Principles such as sowing and reaping, doing good unto others, investing in relationships, and standing by holiness and justice to gain favour all work to our advantage if we continue to follow God's ways.
So, take heart in the God who cannot change, whose plans cannot be derailed and in the principles He has set for His glory and our eternal joy.
He sees the end from the beginning and we can rest assured in God’s faithful kindness.
“For this light momentary affliction is preparing for us an eternal weight of glory beyond all comparison, as we look not to the things that are seen but to the things that are unseen. For the things that are seen are transient, but the things that are unseen are eternal.” 2 Cor. 4:17-18 ESV
How have you been encouraged through times of uncertainty? What are some practical things that have helped you? Please feel free to share your experiences with us.
At OMS we continue to make prayer a priority and we depend on it for a successful ministry. Please click here to learn how you can partner with us in prayer.
Have you ever played the game “tug of war?” In case you haven’t, let me briefly explain what it is. It’s basically a game where two teams test each other’s strength. Each team pulls on opposite ends of a rope and the goal is to bring the rope a certain distance in one direction against the force of the opposing team’s pull.
Even though this is actually a fun game to play, this kind of strength is determined by how physically strong you are. Today, we will look at a different kind of strength that is beyond our own abilities. The strength that comes from God.
Let’s explore this a bit and look at 4 key things to remember when we talk about this type of strength:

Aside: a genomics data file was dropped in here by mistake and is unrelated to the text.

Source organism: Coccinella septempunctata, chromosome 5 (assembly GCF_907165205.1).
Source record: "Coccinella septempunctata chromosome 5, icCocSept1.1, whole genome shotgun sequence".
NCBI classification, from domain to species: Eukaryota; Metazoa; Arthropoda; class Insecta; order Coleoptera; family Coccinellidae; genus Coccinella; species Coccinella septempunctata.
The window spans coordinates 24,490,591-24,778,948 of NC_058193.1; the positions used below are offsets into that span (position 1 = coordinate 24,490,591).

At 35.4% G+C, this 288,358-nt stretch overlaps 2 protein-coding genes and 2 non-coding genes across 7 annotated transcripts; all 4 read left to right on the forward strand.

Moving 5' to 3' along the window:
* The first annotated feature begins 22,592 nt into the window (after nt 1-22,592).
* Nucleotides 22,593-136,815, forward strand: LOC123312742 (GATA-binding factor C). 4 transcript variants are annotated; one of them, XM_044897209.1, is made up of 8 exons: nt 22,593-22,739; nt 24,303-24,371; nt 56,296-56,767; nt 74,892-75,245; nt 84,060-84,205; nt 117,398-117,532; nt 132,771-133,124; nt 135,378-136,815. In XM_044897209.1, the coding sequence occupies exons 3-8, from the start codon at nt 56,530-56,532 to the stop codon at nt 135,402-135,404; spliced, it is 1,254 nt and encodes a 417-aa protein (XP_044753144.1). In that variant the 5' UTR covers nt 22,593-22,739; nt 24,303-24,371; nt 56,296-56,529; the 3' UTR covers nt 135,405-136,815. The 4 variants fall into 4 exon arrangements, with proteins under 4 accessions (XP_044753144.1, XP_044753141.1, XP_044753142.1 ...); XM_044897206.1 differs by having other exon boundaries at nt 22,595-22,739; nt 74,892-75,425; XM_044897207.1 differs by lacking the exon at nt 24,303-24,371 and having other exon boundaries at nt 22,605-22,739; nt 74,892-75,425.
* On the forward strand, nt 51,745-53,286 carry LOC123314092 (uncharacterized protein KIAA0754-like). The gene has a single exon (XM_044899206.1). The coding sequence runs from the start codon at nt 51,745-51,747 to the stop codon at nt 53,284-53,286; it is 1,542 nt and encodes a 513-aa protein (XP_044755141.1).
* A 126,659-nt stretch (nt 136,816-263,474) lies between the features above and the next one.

1-Our strength comes from God
“I can do all this through Him who gives me strength.”
This is where we need to start. We must acknowledge the fact that what we do as children of God is not of our own strength.
Our strength comes from God and He is the reason we are equipped and enabled to do what He calls us to. We cannot truly do anything without God’s help and strength.
1-We constantly need God’s strength
1 Chronicles 16:11
“Look to the Lord and His strength; seek His face always.”
We should be encouraged to always seek God for His strength. It allows us to remain humble and for God to be glorified in our lives for what He does. He deserves all the glory. Let us be people that continually seek God and not grow weary of doing so.
2-God’s strength is mighty
“Finally, be strong in the Lord and in His mighty power.”
God doesn’t lose battles. God’s power is mighty and never fails. As God encourages us to be strong in Him, we can be assured that God will not only fight our battles for us, but He will victoriously win them as well. What a wonderful peace and hope this gives us, as we draw our strength from God.
3-God’s strength is always available
“So do not fear, for I am with you; do not be dismayed, for I am your God. I will strengthen you and help you; I will uphold you with My righteous right hand.
As children of God, no matter what we face in life, God’s strength is always available. God promises to provide strength and help to us. Whether it’s a pandemic, financial difficulty, uncertainty, depression, or all of the above let’s be encouraged in the fact that God is with us, God is for us, and God will strengthen and uphold us.
Some of the most important things we can learn from trying times is that we are not in control, we need God to move on our behalf, we need to always be thankful, and we need God’s strength in order to move forward.
How have these blogs encouraged you? Please share below. We would love to hear about your experiences.
Click here to read more of our blogs. Every week a new blog is posted and we trust that these have been a blessing to you.
Who came up with the idea of calling the Friday before Easter “good”?
When we think through the last weeks of Jesus’ life and ministry, the focus draws us to the events of Friday, the day of his death (the Bible in John 18-19). Beginning with Thursday evening we see Jesus in the agony of prayer in the garden, followed by His betrayal with a kiss by His supposed friend, Judas…then having all His disciples forsake Him and flee to save their own skins.
We see Him going through the mockery of those illegal trials during the night, the unimaginable pain of the flogging, the humiliation at the hands of rough soldiers who laugh and mock him unmercifully. We witness the horrors of the crucifixion, with its hours-long untold brutality and humiliation, leading up to that horrific moment when Jesus cries, “My God, My God, why hast thou forsaken me?” There is no way we can fully capture the horror of that fateful Friday.
And we call that day…“Good Friday”?